PharmacoEconomics

, Volume 32, Issue 6, pp 591–599 | Cite as

Using the EuroQol EQ-5D in Swiss Cancer Patients, Which Value Set Should be Applied?

  • Klazien Matter-Walstra
  • Dirk Klingbiel
  • Thomas Szucs
  • Bernhard C. Pestalozzi
  • Matthias Schwenkglenks
Original Research Article

Abstract

Background

The European Quality of Life–5 Dimensions (EQ-5D) instrument combines questionnaire responses into a single utility estimate using country-specific value sets. Countries without a national value set are advised to select one based on geographic proximity. In the absence of a Swiss value set, we used foreign value sets to gain insights into their appropriateness for use with Swiss cancer patients.

Methods

EQ-5D health states and visual analogue scale (VAS) ratings were collected in one German and three Swiss oncology trials. Utilities were calculated based on the United Kingdom (UK), German (GE), French (FR) and European Union (EU) value sets. Resulting differences and Pearson partial correlation coefficients with corresponding VAS ratings were assessed.

Results

In total, 202 Swiss and 154 German patients undergoing cancer treatment completed at least two EQ-5D forms. The mean difference between GE-based and FR-, UK- or EU-based utilities was significantly larger than the differences between the latter. The absolute mean difference between utilities and VAS ratings was highest for GE-based utilities, for Swiss (0.170, 95 % confidence interval [CI] 0.146–0.194) and German patients (0.174, 95 % CI 0.145–0.202). The correlation between GE-based utilities and VAS ratings was the lowest (r = 0.36, 95 % CI 0.33–0.40); the highest was between FR-based utilities and VAS ratings (r = 0.43, 95 % CI 0.39–0.46).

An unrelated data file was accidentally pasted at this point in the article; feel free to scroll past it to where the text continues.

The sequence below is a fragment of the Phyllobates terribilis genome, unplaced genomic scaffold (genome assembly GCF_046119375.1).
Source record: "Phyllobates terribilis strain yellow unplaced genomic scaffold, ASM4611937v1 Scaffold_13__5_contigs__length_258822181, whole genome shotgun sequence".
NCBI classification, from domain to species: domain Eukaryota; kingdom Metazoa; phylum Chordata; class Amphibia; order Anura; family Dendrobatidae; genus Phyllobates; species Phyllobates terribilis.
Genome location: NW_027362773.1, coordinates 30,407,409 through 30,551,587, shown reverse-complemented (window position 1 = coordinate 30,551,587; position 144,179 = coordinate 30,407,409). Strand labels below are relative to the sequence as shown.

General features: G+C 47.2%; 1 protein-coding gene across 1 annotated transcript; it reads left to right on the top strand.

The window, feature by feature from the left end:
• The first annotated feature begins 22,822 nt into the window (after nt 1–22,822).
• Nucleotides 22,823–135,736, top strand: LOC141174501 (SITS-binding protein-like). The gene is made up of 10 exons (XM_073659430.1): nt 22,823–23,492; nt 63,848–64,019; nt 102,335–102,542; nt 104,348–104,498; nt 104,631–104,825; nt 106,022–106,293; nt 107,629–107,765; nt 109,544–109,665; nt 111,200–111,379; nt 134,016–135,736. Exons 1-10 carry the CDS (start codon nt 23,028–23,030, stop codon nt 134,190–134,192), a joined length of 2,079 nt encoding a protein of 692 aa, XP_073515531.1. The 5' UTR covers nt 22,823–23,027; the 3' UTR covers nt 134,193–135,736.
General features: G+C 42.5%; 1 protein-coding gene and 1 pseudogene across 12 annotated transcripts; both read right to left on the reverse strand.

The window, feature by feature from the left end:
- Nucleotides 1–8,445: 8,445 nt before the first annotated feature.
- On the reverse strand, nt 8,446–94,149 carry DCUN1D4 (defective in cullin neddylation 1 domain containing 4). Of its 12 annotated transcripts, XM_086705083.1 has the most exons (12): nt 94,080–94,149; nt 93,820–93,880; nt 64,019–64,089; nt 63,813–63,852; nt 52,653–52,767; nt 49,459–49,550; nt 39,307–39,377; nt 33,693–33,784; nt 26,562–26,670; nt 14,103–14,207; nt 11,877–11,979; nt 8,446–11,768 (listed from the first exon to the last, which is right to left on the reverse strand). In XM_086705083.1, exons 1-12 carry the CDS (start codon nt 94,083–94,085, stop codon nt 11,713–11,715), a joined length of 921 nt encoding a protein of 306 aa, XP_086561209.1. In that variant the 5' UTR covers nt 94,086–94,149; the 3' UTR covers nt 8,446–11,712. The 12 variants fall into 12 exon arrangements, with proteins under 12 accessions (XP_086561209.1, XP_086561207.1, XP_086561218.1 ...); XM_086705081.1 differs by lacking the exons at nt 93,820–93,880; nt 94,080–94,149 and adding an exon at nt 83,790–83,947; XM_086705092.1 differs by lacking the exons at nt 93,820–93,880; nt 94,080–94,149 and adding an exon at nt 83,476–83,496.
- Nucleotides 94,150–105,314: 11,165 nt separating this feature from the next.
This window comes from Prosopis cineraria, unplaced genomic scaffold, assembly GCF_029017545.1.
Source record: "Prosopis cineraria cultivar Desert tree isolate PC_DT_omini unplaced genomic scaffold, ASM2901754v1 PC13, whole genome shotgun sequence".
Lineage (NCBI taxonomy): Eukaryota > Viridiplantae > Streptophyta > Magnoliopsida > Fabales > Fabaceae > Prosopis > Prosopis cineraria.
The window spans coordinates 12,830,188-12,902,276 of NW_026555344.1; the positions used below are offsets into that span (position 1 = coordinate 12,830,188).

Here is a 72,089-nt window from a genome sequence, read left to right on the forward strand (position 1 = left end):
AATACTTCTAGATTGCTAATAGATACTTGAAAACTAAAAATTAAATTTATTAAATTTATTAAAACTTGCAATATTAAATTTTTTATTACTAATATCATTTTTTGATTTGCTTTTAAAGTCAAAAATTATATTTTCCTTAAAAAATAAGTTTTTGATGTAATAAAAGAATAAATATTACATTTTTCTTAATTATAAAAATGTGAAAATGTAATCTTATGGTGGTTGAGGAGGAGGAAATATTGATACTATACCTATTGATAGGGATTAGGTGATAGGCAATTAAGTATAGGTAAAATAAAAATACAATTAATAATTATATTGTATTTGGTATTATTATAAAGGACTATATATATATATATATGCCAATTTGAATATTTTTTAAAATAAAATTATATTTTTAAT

Conclusion

For Switzerland, utility calculations based on the German or French value set would be an obvious choice. Our results suggest that the German value set may not be the most appropriate for use with Swiss cancer patients. The French and EU value sets may be relevant alternatives and improve international comparability.

Notes

Acknowledgments

The authors would like to thank the principal investigators Prof. Dr. med Christoph Rochlitz (SAKK 24/09), Prof. Dr. med Thomas Ruhstaller (SAKK 75/08), Prof. Dr. med Jean-François Dufour (SAKK 77/09) and Dr. med Markus Jörger (CEPAC-TDM) for providing the EQ-5D data for this study.

Source of financial support

This study was funded by the Swiss State Secretariat for Education, Research and Innovation. The Health economic sub-project of the SAKK Trial 75/08 was funded by a grant from the Swiss Cancer Research Foundation.

Conflict of interest

The authors declare no conflicts of interest.

Authors’ contribution

Klazien Matter-Walstra was the main person responsible for planning and conducting the study, performing statistical analyses and writing the manuscript.

Dirk Klingbiel gave statistical support and reviewed the manuscript.

Matthias Schwenkglenks contributed to the planning of the study and interpretation of results, and reviewed the manuscript.

Thomas Szucs, Bernhard Pestalozzi gave support on content and reviewed the manuscript.

Supplementary material

40273_2014_151_MOESM1_ESM.docx (48 kb)
Supplementary material 1 (DOCX 47 kb)

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Copyright information

© Springer International Publishing Switzerland 2014

Authors and Affiliations

  • Klazien Matter-Walstra
    • 1
    • 2
  • Dirk Klingbiel
    • 2
  • Thomas Szucs
    • 1
  • Bernhard C. Pestalozzi
    • 3
  • Matthias Schwenkglenks
    • 1
  1. 1.Institute of Pharmaceutical Medicine/ECPMUniversity of BaselBaselSwitzerland
  2. 2.Swiss Group for Clinical Cancer Research Coordinating CenterBernSwitzerland
  3. 3.Department of Medical OncologyUniversity HospitalZurichSwitzerland

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